I am haunted by obsessions. They live in me, feeding themselves from my thoughts, memories and from my experiences. And so, they grow in time and the more they do, the more they distort my view of the world.

Like a virus, they take over me. And they become lenses through which I see the world.

1. Everything is texture. Nature is for me a very complex set of fractals, described by repetition, by predictable actions. But most of all defined by exceptions from the rules that define it. It`s these exceptions that make everything that surrounds us unique and beautiful. The asymmetry of a tree, the (almost) perfect shape of a flower, the (almost straight) hand drawn line, the (almost identical) twins, the (almost) parallel and (almost) perfect annual growth rings of a tree. The world around us can be reduced to shapes and textures. Our micro- and macro universe are connected by repetitive shapes. What do the veins that transport blood in our body and air through our lungs, the structure of a leaf, the branches growing on a tree, or the image of our built environment have in common? It`s their shape and their fractal growth method that unites them.

2. Architecture is for me, the most magnificent art of all. There would be no other art without architecture. We couldn`t define a civilization or describe the history of human kind without understanding the way they`ve built their cities. Who are the Egyptians without the pyramids, the Greeks without the Agora, the Romans without the aqueduct? Architecture is what is left of us, as individuals or as a civilization.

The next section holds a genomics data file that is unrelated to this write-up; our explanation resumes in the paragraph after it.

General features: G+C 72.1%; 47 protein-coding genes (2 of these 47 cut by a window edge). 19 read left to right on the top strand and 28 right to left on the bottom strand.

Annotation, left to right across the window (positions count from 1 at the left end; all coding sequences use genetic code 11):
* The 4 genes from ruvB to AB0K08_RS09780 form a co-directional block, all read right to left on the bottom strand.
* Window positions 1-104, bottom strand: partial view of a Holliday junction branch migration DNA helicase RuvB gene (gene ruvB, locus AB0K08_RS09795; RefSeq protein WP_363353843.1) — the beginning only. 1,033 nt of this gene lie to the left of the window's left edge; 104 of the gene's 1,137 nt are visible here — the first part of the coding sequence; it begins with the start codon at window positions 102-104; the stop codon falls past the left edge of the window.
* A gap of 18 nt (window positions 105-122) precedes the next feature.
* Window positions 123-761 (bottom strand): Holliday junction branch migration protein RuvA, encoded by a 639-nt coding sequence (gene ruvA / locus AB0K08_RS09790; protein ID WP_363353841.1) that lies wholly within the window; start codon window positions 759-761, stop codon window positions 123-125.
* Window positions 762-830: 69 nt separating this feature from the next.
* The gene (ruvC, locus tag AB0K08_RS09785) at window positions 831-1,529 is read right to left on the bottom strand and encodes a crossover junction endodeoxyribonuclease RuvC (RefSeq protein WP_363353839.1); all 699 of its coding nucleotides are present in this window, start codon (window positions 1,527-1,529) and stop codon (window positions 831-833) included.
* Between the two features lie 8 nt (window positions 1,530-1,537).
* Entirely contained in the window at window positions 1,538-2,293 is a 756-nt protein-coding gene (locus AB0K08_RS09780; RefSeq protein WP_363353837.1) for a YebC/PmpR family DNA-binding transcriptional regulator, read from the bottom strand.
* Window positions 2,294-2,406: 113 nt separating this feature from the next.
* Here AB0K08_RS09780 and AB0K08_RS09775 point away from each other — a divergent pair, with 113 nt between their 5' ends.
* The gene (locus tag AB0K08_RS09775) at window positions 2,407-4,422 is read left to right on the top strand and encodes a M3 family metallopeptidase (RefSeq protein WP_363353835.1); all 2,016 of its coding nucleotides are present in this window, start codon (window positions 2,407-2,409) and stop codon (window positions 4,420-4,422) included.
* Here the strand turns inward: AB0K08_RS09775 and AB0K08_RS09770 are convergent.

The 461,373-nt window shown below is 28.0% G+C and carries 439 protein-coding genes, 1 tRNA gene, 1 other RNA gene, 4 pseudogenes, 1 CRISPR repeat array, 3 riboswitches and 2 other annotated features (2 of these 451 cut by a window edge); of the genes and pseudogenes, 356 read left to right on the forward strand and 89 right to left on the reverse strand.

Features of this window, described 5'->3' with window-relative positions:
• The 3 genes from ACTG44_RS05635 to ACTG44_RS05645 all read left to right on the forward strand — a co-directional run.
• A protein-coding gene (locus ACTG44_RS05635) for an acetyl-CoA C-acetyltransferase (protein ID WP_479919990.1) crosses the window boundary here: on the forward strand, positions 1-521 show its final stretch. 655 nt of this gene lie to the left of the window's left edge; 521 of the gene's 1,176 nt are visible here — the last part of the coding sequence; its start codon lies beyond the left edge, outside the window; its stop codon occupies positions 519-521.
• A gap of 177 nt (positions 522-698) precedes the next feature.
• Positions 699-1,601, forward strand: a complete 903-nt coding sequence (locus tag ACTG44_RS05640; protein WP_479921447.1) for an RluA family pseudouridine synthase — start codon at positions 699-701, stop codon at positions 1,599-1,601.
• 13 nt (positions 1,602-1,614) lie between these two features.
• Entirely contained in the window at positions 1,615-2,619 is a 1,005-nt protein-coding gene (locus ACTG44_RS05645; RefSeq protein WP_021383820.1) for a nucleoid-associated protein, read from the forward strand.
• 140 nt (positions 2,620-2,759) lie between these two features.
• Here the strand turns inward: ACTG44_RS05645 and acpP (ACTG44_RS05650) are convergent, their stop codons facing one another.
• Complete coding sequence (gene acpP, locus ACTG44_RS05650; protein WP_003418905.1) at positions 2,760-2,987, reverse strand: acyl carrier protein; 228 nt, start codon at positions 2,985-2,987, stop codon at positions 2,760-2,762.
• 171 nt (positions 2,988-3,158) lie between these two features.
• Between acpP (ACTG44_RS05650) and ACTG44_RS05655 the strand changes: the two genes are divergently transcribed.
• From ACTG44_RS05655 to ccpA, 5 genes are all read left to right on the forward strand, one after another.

We rest layers upon the skin of the earth. We walk upon bones of our ancestors, we build homes over ancient sites, we constantly renew our built environment, laying new sheets of collective memory. "When we come across a mound in the wood, six feet long and three feet wide, raised in a pyramidal form by means of a spade, we become serious and something in us says: somebody lies buried here. This is architecture." (Adolf Loos).

3. Density is what both nature and humans create. Density is found in nature as well as in architecture. It is both a sign of richness or health and as well as one of disease and death. There is density in the structure of our cities, in the house of a bee family, in a flower field or in a summer rain. But also in a cancerous tumor, or in the invasion of a timber roof through a family of termites. It is these thoughts that my drawings describe. They materialize my obsessions, visualize the possible connections between architecture and texture, texture and density, density and nature, nature and architecture. The technique itself: black, line drawings on paper is a statement of how complex thoughts can be brought to an essential.

There is infinity in a simple, black line. A continuous line can draw the history of architecture, describe the feeling I had while walking through a forest invaded by midday spring sun or help me communicate with someone that doesn`t speak my language.

The use of color is not needed. Actually, neither is the use of words.